BWW Interviews: Mark Russell - Looking Under the Radar
There is no shortage of theater festivals in New York City, especially in the wake of spring’s awards season. Bucking the warm-weather trend is next month’s Under the Radar Festival, produced by The Public Theater and running from January 4 through January 15 at the Public and at other venues throughout the city.
2012 will mark the eighth year of the festival, and producer Mark Russell notes that this year’s event will be especially international, with productions from Argentina, Japan, Turkey and Ireland, among others. “We structured it this way because I thought we should look at what artists around the world are thinking about,” Russell says. “Next year, we’ll be focused on the US during the presidential election, so this is great opportunity to look at the world and look at our problems through the lens of the world.”
Over the two years they spent developing this year’s festival, Russell and his team watched more than 300 videotapes from applicants. The team also traveled around the world in search of shows and artists to promote, and then helped raise money for the candidates. Several productions, like Goodbar (an adaptation of the novel Looking for Mr. Goodbar) and Sontag: Reborn, were developed at the Public, which has offered what Russell calls “finishing funds” to bring the shows to fruition.
In the wake of 2011’s notable political activity around the world, several productions at Under the Radar will reflect various movements that impacted different countries. As an example, Russell points to Alexis: A Greek Tragedy (pictured right), courtesy of Italian company Motus, which created Too Late! antigone (contest #2) in last year’s festival. “We heard about this 15-year-old boy who was killed in Greece,” Russell remembers. “That sparked a lot of riots. It was a touch point, like the Tunisian man who lit himself on fire.” To link Greece’s socio-political situation to America’s, Motus has partnered with Judith Malina of The Living Theater. “She came to see their Antigonethis year and they started collaborating, and they created a piece called The Plot is the Revolution, which will have a single performance at LaMama” on January 9, Russell says. Malina will discuss playing ancient political rebel Antigone in 1969, and Motus will talk about their modern take on the story. Another piece, Lick But Don’t Swallow!, created by Ayça Damgac?, only got a single performance in Turkey before heavy criticism from Islamic papers forced its early closure. “It’s about an angel—and that’s what upset the Islamics—who comes from heaven and lands in a porn set, so all hell breaks loose. It’s a lot of fun.”
Not that every show is so politically minded, of course, but Russell feels that all art is political, “in a certain way,” he adds quickly. There is also plenty of room for fun and non-political creativity, of course. “The Table [from English puppet theater company Blind Summit] has a puppet talking about his fate. It’s an amazing little piece, because they improvise with the puppet. It takes four men to operate it.”they started collaborating, and they created a piece called The Plot is the Revolution, which will have a single performance at LaMama” on January 9, Russell says. Malina will discuss playing ancient political rebel Antigone in 1969, and Motus will talk about their modern take on the story. Another piece, Lick But Don’t Swallow!, created by Ayça Damgac?, only got a single performance in Turkey before heavy criticism from Islamic papers forced its early closure. “It’s about an angel—and that’s what upset the Islamics—who comes from heaven and lands in a porn set, so all hell breaks loose. It’s a lot of fun.”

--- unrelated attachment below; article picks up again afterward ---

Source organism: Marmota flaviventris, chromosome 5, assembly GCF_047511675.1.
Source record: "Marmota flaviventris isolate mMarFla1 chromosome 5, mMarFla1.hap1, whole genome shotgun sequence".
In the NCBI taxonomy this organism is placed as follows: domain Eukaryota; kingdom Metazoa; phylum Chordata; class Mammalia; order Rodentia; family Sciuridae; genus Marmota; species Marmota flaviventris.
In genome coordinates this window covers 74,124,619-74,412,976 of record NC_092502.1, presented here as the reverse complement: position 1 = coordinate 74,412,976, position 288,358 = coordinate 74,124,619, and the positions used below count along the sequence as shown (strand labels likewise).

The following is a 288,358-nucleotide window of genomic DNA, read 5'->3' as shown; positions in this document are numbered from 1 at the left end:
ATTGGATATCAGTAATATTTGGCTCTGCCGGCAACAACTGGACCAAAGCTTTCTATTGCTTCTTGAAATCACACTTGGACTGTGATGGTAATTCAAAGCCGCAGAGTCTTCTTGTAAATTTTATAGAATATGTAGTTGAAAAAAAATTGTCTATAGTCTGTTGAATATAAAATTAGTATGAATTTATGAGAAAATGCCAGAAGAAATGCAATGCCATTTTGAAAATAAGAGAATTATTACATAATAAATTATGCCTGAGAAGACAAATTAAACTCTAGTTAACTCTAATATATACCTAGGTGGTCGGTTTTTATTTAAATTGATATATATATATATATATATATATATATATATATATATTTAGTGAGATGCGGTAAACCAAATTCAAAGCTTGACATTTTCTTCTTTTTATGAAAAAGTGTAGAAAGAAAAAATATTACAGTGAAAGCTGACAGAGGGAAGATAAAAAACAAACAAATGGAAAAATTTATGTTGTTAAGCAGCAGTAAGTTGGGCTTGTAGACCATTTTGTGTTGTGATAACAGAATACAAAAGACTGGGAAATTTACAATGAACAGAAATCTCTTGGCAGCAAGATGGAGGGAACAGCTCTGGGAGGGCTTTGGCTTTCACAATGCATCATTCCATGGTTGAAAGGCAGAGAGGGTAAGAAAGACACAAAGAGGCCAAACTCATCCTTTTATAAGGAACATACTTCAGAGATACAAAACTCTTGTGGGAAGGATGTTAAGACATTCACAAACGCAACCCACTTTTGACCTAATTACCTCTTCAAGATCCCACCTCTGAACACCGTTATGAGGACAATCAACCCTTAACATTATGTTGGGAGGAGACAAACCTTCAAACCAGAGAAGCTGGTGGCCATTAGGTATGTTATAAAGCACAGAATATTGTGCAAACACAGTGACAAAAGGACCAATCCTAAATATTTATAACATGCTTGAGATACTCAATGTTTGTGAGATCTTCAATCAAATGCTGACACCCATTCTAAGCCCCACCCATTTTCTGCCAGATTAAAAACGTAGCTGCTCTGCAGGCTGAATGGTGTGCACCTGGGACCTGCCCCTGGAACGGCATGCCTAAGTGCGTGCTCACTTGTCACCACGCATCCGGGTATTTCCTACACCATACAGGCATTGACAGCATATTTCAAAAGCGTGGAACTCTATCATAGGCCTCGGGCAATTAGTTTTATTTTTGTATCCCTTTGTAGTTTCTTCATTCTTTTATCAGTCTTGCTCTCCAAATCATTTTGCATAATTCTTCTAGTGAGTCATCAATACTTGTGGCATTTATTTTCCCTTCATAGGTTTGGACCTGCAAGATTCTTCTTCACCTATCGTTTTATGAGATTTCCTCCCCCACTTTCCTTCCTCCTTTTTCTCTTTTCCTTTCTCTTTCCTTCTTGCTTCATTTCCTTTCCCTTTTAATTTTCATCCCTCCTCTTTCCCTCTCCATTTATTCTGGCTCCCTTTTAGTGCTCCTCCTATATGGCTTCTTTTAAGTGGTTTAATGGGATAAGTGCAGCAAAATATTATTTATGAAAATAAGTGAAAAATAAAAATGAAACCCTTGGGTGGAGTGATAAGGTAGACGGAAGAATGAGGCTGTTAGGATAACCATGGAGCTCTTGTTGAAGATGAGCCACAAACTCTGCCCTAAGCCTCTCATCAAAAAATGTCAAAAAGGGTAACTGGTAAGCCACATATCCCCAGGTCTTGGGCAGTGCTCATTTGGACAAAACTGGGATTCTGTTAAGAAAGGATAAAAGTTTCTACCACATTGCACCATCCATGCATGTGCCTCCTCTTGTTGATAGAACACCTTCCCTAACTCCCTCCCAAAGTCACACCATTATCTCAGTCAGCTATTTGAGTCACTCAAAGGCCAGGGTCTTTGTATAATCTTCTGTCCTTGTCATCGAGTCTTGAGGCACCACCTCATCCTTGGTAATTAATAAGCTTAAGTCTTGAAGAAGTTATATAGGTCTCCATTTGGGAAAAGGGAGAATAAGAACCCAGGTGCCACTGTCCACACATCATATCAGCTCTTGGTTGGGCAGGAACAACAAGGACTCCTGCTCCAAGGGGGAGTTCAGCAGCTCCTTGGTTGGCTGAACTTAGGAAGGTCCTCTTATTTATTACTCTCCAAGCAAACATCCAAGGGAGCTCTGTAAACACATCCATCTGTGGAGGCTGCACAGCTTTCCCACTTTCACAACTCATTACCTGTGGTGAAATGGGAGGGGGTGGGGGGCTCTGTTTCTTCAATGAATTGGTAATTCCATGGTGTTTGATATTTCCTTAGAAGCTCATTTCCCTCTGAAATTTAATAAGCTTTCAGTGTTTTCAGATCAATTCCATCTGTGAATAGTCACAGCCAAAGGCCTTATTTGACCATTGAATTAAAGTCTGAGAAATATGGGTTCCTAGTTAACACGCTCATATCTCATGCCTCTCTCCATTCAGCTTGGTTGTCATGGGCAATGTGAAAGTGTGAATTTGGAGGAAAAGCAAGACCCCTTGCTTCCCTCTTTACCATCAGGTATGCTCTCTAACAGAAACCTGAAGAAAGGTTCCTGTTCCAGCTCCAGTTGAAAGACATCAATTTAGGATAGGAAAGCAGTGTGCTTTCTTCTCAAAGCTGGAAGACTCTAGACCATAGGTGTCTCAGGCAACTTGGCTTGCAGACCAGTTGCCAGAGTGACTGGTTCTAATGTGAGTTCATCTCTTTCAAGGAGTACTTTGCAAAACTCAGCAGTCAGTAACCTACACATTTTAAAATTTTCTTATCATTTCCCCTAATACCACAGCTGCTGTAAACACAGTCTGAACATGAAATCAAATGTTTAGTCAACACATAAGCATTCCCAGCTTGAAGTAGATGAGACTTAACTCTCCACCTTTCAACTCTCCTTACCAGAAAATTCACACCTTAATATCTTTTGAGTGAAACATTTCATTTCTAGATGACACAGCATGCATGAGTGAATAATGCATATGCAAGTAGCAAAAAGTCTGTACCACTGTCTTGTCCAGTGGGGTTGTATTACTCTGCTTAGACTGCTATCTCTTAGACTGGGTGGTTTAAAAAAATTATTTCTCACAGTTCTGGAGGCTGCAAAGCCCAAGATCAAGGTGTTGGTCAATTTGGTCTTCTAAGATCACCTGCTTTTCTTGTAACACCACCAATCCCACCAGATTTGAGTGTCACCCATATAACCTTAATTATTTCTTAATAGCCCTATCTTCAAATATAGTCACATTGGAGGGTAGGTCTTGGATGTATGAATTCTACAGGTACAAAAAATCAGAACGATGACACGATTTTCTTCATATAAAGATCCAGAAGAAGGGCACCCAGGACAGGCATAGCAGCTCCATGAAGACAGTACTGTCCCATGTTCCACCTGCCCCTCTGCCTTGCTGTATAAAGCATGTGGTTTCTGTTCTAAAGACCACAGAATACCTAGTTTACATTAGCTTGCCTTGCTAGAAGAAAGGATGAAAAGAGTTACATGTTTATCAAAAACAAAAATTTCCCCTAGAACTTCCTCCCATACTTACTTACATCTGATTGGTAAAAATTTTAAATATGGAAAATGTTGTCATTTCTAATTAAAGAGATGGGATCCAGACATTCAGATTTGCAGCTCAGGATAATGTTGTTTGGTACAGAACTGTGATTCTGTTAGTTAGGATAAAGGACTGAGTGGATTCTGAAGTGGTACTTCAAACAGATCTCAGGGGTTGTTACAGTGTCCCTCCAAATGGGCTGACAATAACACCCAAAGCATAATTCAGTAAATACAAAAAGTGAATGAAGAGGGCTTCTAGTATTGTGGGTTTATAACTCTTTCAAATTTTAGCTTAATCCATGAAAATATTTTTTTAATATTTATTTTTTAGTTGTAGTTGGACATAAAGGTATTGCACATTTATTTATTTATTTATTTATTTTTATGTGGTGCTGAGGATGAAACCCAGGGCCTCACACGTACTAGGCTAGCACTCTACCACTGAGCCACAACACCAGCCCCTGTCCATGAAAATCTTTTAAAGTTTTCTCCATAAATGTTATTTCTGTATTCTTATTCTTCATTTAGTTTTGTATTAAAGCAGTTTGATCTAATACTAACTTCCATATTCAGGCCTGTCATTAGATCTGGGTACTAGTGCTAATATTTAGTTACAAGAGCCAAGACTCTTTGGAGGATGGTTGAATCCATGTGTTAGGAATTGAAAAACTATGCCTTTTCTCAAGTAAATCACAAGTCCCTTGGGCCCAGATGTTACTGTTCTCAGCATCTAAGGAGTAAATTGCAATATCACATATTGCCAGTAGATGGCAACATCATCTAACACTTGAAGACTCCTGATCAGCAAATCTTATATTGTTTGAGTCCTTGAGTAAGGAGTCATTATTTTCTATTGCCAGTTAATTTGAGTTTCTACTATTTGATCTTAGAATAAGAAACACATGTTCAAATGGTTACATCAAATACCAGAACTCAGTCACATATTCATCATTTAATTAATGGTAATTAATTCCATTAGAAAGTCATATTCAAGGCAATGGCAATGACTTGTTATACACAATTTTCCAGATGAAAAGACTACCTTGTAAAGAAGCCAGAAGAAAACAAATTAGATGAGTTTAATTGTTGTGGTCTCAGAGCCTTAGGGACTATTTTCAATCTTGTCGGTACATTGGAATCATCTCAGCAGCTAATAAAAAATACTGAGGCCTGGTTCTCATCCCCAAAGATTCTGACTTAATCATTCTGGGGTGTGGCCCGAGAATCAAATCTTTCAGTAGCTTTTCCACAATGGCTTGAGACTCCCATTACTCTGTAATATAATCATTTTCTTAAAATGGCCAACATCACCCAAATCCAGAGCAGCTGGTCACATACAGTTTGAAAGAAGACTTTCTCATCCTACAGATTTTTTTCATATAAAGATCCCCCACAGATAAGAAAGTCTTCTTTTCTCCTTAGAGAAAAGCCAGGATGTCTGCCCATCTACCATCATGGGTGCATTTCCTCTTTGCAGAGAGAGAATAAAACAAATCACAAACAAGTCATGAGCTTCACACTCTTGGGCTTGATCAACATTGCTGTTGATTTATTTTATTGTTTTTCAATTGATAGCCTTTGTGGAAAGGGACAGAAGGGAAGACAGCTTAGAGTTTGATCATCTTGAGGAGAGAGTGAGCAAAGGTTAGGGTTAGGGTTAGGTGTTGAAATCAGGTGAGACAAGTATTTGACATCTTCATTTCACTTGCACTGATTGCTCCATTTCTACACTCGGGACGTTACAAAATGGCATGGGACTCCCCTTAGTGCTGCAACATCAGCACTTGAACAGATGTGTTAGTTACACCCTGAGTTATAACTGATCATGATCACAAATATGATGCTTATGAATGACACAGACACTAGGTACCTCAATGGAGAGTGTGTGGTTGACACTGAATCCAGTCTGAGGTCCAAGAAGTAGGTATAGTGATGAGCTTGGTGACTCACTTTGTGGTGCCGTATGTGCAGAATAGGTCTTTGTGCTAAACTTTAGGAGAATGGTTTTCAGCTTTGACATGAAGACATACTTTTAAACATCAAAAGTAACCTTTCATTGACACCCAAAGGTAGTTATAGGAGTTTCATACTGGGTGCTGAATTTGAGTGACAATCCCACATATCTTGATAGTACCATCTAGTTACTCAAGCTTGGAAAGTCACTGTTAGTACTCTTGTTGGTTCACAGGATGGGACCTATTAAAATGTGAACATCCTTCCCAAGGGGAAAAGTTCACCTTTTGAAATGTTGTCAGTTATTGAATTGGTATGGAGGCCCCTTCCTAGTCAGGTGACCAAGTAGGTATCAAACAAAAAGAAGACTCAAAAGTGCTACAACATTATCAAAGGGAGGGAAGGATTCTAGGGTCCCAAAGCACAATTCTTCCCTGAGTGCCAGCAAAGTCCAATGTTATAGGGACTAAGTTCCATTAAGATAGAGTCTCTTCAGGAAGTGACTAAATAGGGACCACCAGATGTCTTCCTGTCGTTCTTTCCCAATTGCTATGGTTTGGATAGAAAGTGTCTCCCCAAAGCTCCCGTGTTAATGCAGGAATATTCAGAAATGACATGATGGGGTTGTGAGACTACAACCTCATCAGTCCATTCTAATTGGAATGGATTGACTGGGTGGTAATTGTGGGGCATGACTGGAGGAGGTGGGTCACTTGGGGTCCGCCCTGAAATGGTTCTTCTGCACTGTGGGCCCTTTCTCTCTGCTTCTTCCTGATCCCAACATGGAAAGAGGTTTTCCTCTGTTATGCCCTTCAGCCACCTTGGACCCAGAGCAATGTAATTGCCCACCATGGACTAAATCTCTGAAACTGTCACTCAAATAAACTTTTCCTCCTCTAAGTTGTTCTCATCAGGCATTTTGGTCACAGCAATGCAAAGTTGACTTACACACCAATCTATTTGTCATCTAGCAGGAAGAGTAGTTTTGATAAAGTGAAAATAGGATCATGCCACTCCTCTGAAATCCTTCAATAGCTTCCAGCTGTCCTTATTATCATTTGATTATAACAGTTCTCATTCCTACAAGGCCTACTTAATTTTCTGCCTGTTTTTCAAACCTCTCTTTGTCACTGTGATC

Russell is especially optimistic about providing a platform for the next generation of theatrical inventors. “We have a couple artists who I think will have lots to say in the future. It’s like meeting Peter Brook at 30 years old,” he says. For examples, he points to Toshiki Okada’s Hot Pepper, Air Conditioner and the Farewell Speech, a three-part performance at the Japan Society, and Argentinian Mariano Pensotti’s The Past is a Grotesque Animal (pictured left). “Both comment on the theatrical experience in a very different way,” he says. “Toshiki’s language seems flat and banal, but this wonderful movement goes with it. Pensotti has everyone on a wooden revolve that’s always turning. His actors are telling a story that takes place over 10 years in Argentina.”
“I’m not an intellectual programmer,” Russell continues. “I’m a gut programmer. I look at things and think of how they’ll reflect and resonate with my audience. What will they say to the audience, and to the artists? Will new artists be discovered? I’m facilitating a dialogue on many different levels, and I have to love it. I have to want to know more about the piece. That’s what drives us.”
Russell believes that theater works best with populations that do not have much of a voice in popular culture—the people whose stories are not being told on TV. “That’s where it works best—when it brings out their point of view,” he says. “That’s what interests me about smaller theater companies. They are closer to the grass roots of their country.” To wit, Russell references a playwright who became the leader of his country, and combined art and politics in a way few others have ever accomplished. “One of Vaclav Havel’s first works in the US was done at the Public. He had a good relationship with Joe Papp. He made plays for small venues. They didn’t play to 2,000 people. They were small—300 people at most. I love big spectacles as well, but I think theater is best without microphones.”
Ultimately, Russell says, the Under the Radar festival is trying to answer one basic question: “Why do theater now? Each of these pieces is an answer to that question. There are so many ways of telling stories, so why do theater? Each of these brings it back.”
Photo Credit: Almudena Crespo